How to install Barbed Body insert nuts ?

Discussion in 'Home Theater Projects' started by Bill**H, Apr 2, 2004.

  1. Bill**H

    Bill**H Stunt Coordinator

    Joined:
    Nov 25, 2002
    Messages:
    53
    Likes Received:
    0
    Trophy Points:
    0
    I bought Parts Express # 081-1094 Barbed body insert nuts to mount my Tempest. Do I install them from inside like a Tee nut or from the outside? If I install them from the outside, how do I flush mount them so the Tempest makes contact all the way around? I do not have a 1/2" router bit to use to sink the collar in 1/16".

    The Tempest AA is coming around great. I even put dado's in all the brace glue joints and flush mounted the driver. All this from a guy who never used a router in his life. I even made my own hole jig. With out this forum and all the fine people here I would of never been able to do this!

    Thank all of you!

    Bill
     
  2. Bob K

    Bob K Stunt Coordinator

    Joined:
    Dec 29, 2003
    Messages:
    94
    Likes Received:
    0
    Trophy Points:
    0
    Bill,

    I see the problem. I assume the collar is supposed to go "out", but assuming machine screw threads it should work either way -- you'll just have to screw backwards. Alternatively, take a scrap of MDF, drill a hole and see if you can whack in the insert until the collar is flush without damaging the MDF.

    It's for reasons like this that I use threaded inserts. Go to www.mcmaster.com and search for "knife thread inserts".

    How are you sealing the driver to the cabinet? If you seal properly, it may be OK if the collars are just a little bit proud.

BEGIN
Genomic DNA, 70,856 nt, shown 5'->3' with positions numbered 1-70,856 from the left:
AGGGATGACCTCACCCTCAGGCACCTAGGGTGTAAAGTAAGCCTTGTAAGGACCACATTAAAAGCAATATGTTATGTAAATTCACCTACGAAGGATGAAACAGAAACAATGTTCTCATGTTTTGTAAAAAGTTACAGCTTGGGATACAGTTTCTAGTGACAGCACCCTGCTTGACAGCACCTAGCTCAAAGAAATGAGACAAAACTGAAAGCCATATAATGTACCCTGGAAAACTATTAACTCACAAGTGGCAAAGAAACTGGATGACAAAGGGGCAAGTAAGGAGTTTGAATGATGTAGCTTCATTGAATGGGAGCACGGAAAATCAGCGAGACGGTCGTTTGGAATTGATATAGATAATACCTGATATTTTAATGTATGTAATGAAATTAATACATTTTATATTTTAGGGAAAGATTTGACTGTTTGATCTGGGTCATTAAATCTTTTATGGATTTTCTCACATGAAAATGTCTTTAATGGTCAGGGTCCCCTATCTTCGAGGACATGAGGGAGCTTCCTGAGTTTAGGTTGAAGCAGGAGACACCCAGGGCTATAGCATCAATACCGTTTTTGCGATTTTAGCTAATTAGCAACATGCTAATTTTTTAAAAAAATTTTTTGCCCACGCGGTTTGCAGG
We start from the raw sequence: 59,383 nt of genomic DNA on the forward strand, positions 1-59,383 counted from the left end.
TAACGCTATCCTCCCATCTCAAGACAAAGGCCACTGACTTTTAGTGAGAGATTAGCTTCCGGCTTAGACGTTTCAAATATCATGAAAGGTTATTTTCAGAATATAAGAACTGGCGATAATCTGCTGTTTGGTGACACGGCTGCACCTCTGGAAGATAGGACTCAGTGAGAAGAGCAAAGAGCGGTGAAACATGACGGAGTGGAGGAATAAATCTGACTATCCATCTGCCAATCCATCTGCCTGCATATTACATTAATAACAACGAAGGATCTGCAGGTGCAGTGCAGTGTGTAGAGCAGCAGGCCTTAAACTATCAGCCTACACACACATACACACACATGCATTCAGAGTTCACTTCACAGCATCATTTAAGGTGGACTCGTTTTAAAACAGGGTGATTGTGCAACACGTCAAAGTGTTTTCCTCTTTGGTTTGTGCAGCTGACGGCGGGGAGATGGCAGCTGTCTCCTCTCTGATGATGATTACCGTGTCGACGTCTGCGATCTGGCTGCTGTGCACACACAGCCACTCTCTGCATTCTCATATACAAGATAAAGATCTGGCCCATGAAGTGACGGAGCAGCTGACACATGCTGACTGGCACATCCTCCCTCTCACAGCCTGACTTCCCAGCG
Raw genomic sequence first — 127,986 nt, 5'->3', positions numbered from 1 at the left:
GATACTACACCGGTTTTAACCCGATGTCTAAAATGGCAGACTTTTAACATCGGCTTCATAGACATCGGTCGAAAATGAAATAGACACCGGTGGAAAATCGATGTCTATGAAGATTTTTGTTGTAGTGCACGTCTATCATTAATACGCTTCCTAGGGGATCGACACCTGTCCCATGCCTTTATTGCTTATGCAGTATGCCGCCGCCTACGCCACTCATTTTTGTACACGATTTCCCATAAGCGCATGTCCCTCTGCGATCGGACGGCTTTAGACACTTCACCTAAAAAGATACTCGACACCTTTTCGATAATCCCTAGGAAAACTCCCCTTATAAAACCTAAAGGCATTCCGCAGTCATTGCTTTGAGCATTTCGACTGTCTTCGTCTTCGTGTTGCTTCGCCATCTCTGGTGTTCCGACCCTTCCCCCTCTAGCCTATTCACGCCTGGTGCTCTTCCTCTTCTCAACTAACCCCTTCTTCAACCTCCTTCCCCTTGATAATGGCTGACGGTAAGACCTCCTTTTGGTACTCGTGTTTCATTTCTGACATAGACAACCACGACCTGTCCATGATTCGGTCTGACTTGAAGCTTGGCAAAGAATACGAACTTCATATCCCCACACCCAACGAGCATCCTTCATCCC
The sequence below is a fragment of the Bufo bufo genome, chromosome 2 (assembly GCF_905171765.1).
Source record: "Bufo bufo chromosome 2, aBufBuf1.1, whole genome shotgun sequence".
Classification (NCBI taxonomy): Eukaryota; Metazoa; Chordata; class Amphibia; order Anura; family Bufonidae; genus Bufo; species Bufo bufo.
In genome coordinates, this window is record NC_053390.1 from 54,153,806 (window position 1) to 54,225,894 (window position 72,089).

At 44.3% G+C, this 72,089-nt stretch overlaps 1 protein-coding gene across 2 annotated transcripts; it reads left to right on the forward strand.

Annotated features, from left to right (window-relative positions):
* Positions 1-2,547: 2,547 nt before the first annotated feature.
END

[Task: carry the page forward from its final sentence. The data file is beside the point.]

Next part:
Congrats on the project. Speakerbuilding is a blast, isn't it? Are there pictures on the way?

    Bob

    Sealed Tempest Construction Pix: http://www.audiocircle.com/circles/m...view_album.php
     
  3. Bill**H

    Bill**H Stunt Coordinator

    Joined:
    Nov 25, 2002
    Messages:
    53
    Likes Received:
    0
    Trophy Points:
    0
    Bob,
    I do not know how to post pictures. I can take some with my neighbors camera. I have the 4 sides, top and the braces all glued up. I also made the cut out for the amp and drilled the screw holes for it and the ports. The glue must of made the MDF swell up as I had a hell of a time getting the one wide brace down in the box after putting the glue on. Had to drive it in with a 3 pound hammer and it was a slip fit with out the glue. I can see how the dado's will make it strong.

    If I could get to Brett's DIY 214L Tempest page in this thread
    http://www.hometheaterforum.com/htfo...empest+214L%2A I could get another look at his legs so I could see how wide to make them. He had a couple of shots of the bottom and I like how they look.

    When I get the legs attached to the bottom I can glue the bottom on and start sanding and get it painted. Then install the amp, stuff it with polyfil and install the driver last. Is this a good way to do it?

    This is going to look good for a neophyte wood worker.

    Bill
     
  4. Bob K

    Bob K Stunt Coordinator

    Joined:
    Dec 29, 2003
    Messages:
    94
    Likes Received:
    0
    Trophy Points:
    0
    Bill,

    It sounds like you're making excellent progress! By going to the trouble of making dados for the braces (which I didn't do), you're going to have one heck of a well-braced cabinet. No harm that you had you had to whack the brace in -- you know it'll be tight! I've had to whack joints together with a big shot-filled rubber hammer.

    One nice thing about diy is that you can adjust the design to your tastes. I can't get to Brett's pictures either, but if you saw something you liked, go for it!

    If you can get hold of a digital camera and download pictures to your computer, you can then upload them to a hosting service on the web. As you may have seen, I have pictures of my Tempest project and another speaker project at an audio site called Audiocircle. Yahoo also has a free picture service where I post audio and non-audio photos, http://photos.yahoo.com/elektratig .

    Good luck!
     

Share This Page